You are here

Featured Resource

Supply and Demand of Native Species

The demand for native plants by homeowners, designers and people in the green industry is steadily rising. Doug Tallamy’s Homegrown National Park campaign is challenging us to think of our landscapes as much more than something to look at, but rather...

Resource
12/1/21
Chesapeake Bay Trust Native Plant Species Selection Guide

A informational document on native plant species selection for the Chesapeake Bay region.

Resource
10/29/21
Biocultural Diversity for Food System Transformation Under Global Environmental Change

Biocultural diversity is central to the nutrition, resilience, and adaptive capacity of Indigenous and traditional peoples, who collectively maintain the longest ongoing human experiences with the provision of food under environmental change. In the...

Resource
10/18/21
Urban Arboreta: Havens of Biodiversity Provide Important Information on Tree Pests

Starting in 2015, the USDA Forest Service entered a partnership with Arnold Arboretum (Boston, MA) and Green-Wood Cemetery (Brooklyn, NY) to sample stressed trees for native and non-native wood boring insect species, specifically targeting potential...

Resource
10/18/21
Botanic Garden Collections—An Under-Utilised Resource

Botanic gardens and arboreta around the world are repositories of diverse collections of useful plants in their gardens and seed banks. However, the crop and forestry communities often overlook these collections, and so they are an underutilised...

Resource
9/28/21
Bartlett: Needle Diseases of Conifers

Needlecast and needle blight are terms applied to a variety of foliage disorders of many coniferous species. These diseases are usually more severe on young trees or on trees growing outside of their natural range. Disease severity and corresponding...

Resource
9/15/21
Hot & Cold on Crabapple Pruning

Read an explanation by David Rettig (owner Rettig LLC), and Ayse Pogue (Senior Horticulturist
Chicago Botanic Garden) on winter and summer pruning, enhancing the crabapple's gnarled, rigid branches full of character and age.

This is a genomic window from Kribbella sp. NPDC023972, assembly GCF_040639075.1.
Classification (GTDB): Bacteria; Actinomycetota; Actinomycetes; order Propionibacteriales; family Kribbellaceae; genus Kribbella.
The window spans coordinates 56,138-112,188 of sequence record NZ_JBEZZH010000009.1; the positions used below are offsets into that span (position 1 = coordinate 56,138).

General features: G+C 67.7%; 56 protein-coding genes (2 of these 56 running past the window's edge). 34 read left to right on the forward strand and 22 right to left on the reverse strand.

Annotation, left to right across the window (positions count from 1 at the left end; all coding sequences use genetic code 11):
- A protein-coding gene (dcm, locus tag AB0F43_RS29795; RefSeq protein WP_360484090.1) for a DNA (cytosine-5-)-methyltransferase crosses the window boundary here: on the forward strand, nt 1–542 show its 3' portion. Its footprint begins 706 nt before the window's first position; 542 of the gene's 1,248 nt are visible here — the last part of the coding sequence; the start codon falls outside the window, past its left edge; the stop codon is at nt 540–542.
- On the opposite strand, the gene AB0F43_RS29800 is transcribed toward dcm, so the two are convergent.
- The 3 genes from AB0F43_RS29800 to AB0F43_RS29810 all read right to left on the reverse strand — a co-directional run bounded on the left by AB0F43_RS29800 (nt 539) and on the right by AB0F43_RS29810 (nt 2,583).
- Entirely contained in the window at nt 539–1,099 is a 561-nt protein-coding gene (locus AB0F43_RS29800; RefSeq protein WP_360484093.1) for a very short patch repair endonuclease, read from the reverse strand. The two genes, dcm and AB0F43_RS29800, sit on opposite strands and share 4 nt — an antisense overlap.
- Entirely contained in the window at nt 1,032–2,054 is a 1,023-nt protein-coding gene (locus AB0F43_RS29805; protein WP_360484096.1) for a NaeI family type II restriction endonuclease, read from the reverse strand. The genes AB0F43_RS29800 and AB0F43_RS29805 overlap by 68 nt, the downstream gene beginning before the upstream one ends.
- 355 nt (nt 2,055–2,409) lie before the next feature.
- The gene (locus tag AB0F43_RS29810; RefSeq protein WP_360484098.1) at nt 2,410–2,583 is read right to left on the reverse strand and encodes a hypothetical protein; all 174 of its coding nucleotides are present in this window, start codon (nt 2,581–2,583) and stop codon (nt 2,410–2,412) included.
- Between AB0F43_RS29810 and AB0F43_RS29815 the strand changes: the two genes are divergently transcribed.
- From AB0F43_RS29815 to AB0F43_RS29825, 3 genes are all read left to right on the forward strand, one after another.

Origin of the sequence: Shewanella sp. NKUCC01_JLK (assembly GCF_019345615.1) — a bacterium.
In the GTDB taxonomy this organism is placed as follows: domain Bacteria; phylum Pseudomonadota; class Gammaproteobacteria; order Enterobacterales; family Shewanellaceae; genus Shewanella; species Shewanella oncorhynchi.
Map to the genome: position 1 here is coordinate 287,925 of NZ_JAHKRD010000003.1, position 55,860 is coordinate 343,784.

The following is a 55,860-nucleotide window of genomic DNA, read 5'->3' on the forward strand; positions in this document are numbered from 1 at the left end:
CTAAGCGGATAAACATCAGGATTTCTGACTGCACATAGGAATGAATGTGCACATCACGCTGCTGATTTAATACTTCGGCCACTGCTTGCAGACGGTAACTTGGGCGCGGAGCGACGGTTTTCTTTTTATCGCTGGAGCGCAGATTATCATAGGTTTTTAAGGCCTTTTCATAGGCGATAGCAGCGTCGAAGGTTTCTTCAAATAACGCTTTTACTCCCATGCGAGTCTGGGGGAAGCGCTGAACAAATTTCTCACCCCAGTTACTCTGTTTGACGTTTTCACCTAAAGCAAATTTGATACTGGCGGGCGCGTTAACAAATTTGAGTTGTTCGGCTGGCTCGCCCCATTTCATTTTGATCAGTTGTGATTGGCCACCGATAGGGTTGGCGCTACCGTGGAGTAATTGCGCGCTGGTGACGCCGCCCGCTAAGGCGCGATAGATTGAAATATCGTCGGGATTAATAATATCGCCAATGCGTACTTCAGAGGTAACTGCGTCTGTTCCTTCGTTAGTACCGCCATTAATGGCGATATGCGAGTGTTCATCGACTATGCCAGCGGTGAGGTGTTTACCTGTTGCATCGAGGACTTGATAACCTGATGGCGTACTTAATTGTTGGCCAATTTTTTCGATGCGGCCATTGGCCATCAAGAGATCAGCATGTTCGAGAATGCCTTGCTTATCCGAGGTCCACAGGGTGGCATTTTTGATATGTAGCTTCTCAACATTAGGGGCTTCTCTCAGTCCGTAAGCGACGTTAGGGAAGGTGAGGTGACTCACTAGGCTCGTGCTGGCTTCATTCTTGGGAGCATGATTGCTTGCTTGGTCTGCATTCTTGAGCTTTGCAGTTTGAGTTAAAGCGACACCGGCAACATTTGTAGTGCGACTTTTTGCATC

Resource
9/2/21
Benefits of Compost

Compost has a variety of benefits, both from an environmental standpoint as well as in ensuring the integrity of your project. When used correctly, compost saves money through reduced maintenance costs, ensures your project is more sustainable, and...

Resource
8/31/21
Uncovering Historic Daffodils at The New York Botanical Garden

The New York Botanical Garden’s daffodil collection was established in 1898 with a gift of about 52 varieties from British horticulturist Peter Barr. In 1924 the collection grew exponentially with a naturalized planting across a sprawling hillside in...

Resource
8/27/21
A Plant That ‘Cannot Die’ Reveals Its Genetic Secrets

Events in the genome of Welwitschia have given it the ability to survive in an unforgiving desert for thousands of years. In a recent study researchers report some of the genetic secrets behind Welwitschia’s unique shape, extreme longevity and profound...

Resource
8/3/21
Tree Equity Score: Ensuring Tree Cover in Cities is Equitable

The story is the same in nearly every city across the United States. With few exceptions, trees are sparse in socioeconomically disadvantaged neighborhoods and more prominent in wealthier, whiter neighborhoods. Redlining policies, dating back to the...

Resource
7/2/21
Engaging Women in Land Management A Case Study on Women Owning Woodlands

Women landowners play an important role in stewarding America’s forestlands, yet traditional programs have fallen short of engaging this important audience. Significantly fewer women than men actively participate in the current management of their...

Resource
7/2/21
See Bizarre Seeds and Fruits from around the Globe

When it comes to admiring plants, flowers can hog all the attention. And though the ephemeral blooms may be dazzling, what appears after the petals fade—the fruits and seeds—are elegant in their own right.

In his new book The Hidden Beauty of...

Resource
7/2/21
Moss and Moss Substitutes for Japanese Gardens

Moss, used as a ground cover, can create a feeling of being surrounded by a lush and ancient space. Mosses have become an attractive feature of Japanese gardens starting in the late 1800’s. In many areas outside of Japan, however, face challenges...

Resource
7/2/21
Why ‘tiny forests’ are popping up in big cities

Community forests the size of a basketball court can make an outsized difference, providing shade, attracting plants and animals, and even storing a bit of carbon.

Resource
6/25/21
Dallas Urban Forest Master Plan

The Dallas City Council recenrlt adopted the city's first urban forest master plan, with 14 recommendations for a unified approach to build a resilient and equitable urban forest. They include ensuring city regulations support tree canopy preservation...

Resource
6/22/21
Resource
6/18/21
Winter Salt Injury and Salt-Tolerant Landscape Plants

This publication focuses on recognizing and preventing plant damage caused by de-icing salts, evaluates the pros and cons fo alternatives to rock salt, and provides a list of salt tolerant plants. 

Author: Laura Jull, assoicate professor of...

Resource
6/18/21
Ten golden rules for reforestation to optimize carbon sequestration, biodiversity recovery and livelihood benefits

Urgent solutions to global climate change are needed. Ambitious tree-planting initiatives, many already underway, aim to sequester enormous quantities of carbon to partly compensate for anthropogenic CO2 emissions, which are a major cause of rising...

Resource
6/18/21
Echinacea for the Mid-Atlantic Region

Echinacea, also known as coneflowers, are immensely popular and iconic native plants that are prized for their beauty as well as their purported medicinal qualities. The nine species of Echinacea are native to North America and are primarily found in...

Resource
6/15/21

Pages